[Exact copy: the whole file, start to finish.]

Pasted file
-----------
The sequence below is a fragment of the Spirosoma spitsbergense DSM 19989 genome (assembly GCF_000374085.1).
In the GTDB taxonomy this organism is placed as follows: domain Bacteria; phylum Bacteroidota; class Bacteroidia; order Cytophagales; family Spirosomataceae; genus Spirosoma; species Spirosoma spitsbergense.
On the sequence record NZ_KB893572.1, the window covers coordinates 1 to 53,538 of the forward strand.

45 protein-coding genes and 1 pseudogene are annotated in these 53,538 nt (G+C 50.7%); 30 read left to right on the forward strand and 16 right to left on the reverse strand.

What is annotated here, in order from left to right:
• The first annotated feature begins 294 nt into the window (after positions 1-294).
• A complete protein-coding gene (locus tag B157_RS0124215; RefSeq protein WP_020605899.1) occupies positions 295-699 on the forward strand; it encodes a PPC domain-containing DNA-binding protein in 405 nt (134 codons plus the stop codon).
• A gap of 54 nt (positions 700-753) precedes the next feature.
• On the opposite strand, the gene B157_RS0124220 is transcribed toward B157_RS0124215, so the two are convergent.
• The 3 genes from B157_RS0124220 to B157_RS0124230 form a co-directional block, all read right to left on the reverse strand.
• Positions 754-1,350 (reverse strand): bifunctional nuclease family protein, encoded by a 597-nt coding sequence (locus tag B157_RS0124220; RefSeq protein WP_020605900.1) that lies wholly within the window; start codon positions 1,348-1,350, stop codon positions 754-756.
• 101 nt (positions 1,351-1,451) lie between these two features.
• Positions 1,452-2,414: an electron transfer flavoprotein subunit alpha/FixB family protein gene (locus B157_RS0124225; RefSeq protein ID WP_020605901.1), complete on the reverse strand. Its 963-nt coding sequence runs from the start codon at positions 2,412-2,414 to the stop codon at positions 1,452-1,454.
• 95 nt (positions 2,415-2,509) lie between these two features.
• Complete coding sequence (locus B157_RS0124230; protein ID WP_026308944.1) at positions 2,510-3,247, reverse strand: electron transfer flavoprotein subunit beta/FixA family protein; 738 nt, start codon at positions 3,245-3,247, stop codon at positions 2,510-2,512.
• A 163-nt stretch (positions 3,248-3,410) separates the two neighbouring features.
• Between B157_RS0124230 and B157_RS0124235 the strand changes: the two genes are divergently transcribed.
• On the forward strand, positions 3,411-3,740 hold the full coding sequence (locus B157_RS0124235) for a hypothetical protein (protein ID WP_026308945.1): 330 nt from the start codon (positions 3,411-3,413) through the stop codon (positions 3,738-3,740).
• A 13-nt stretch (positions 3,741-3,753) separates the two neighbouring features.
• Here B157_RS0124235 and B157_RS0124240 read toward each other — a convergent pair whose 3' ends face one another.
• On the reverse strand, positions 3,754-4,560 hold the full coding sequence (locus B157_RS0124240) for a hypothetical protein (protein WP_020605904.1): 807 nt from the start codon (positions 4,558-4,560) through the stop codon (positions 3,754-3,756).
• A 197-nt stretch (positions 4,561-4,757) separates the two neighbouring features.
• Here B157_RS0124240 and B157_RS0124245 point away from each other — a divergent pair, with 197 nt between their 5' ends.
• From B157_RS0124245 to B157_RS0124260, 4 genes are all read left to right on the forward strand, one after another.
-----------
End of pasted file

The sequence below is a fragment of the Spirosoma spitsbergense DSM 19989 genome (assembly GCF_000374085.1).
In the GTDB taxonomy this organism is placed as follows: domain Bacteria; phylum Bacteroidota; class Bacteroidia; order Cytophagales; family Spirosomataceae; genus Spirosoma; species Spirosoma spitsbergense.
On the sequence record NZ_KB893572.1, the window covers coordinates 1 to 53,538 of the forward strand.

45 protein-coding genes and 1 pseudogene are annotated in these 53,538 nt (G+C 50.7%); 30 read left to right on the forward strand and 16 right to left on the reverse strand.

What is annotated here, in order from left to right:
• The first annotated feature begins 294 nt into the window (after positions 1-294).
• A complete protein-coding gene (locus tag B157_RS0124215; RefSeq protein WP_020605899.1) occupies positions 295-699 on the forward strand; it encodes a PPC domain-containing DNA-binding protein in 405 nt (134 codons plus the stop codon).
• A gap of 54 nt (positions 700-753) precedes the next feature.
• On the opposite strand, the gene B157_RS0124220 is transcribed toward B157_RS0124215, so the two are convergent.
• The 3 genes from B157_RS0124220 to B157_RS0124230 form a co-directional block, all read right to left on the reverse strand.
• Positions 754-1,350 (reverse strand): bifunctional nuclease family protein, encoded by a 597-nt coding sequence (locus tag B157_RS0124220; RefSeq protein WP_020605900.1) that lies wholly within the window; start codon positions 1,348-1,350, stop codon positions 754-756.
• 101 nt (positions 1,351-1,451) lie between these two features.
• Positions 1,452-2,414: an electron transfer flavoprotein subunit alpha/FixB family protein gene (locus B157_RS0124225; RefSeq protein ID WP_020605901.1), complete on the reverse strand. Its 963-nt coding sequence runs from the start codon at positions 2,412-2,414 to the stop codon at positions 1,452-1,454.
• 95 nt (positions 2,415-2,509) lie between these two features.
• Complete coding sequence (locus B157_RS0124230; protein ID WP_026308944.1) at positions 2,510-3,247, reverse strand: electron transfer flavoprotein subunit beta/FixA family protein; 738 nt, start codon at positions 3,245-3,247, stop codon at positions 2,510-2,512.
• A 163-nt stretch (positions 3,248-3,410) separates the two neighbouring features.
• Between B157_RS0124230 and B157_RS0124235 the strand changes: the two genes are divergently transcribed.
• On the forward strand, positions 3,411-3,740 hold the full coding sequence (locus B157_RS0124235) for a hypothetical protein (protein ID WP_026308945.1): 330 nt from the start codon (positions 3,411-3,413) through the stop codon (positions 3,738-3,740).
• A 13-nt stretch (positions 3,741-3,753) separates the two neighbouring features.
• Here B157_RS0124235 and B157_RS0124240 read toward each other — a convergent pair whose 3' ends face one another.
• On the reverse strand, positions 3,754-4,560 hold the full coding sequence (locus B157_RS0124240) for a hypothetical protein (protein WP_020605904.1): 807 nt from the start codon (positions 4,558-4,560) through the stop codon (positions 3,754-3,756).
• A 197-nt stretch (positions 4,561-4,757) separates the two neighbouring features.
• Here B157_RS0124240 and B157_RS0124245 point away from each other — a divergent pair, with 197 nt between their 5' ends.
• From B157_RS0124245 to B157_RS0124260, 4 genes are all read left to right on the forward strand, one after another.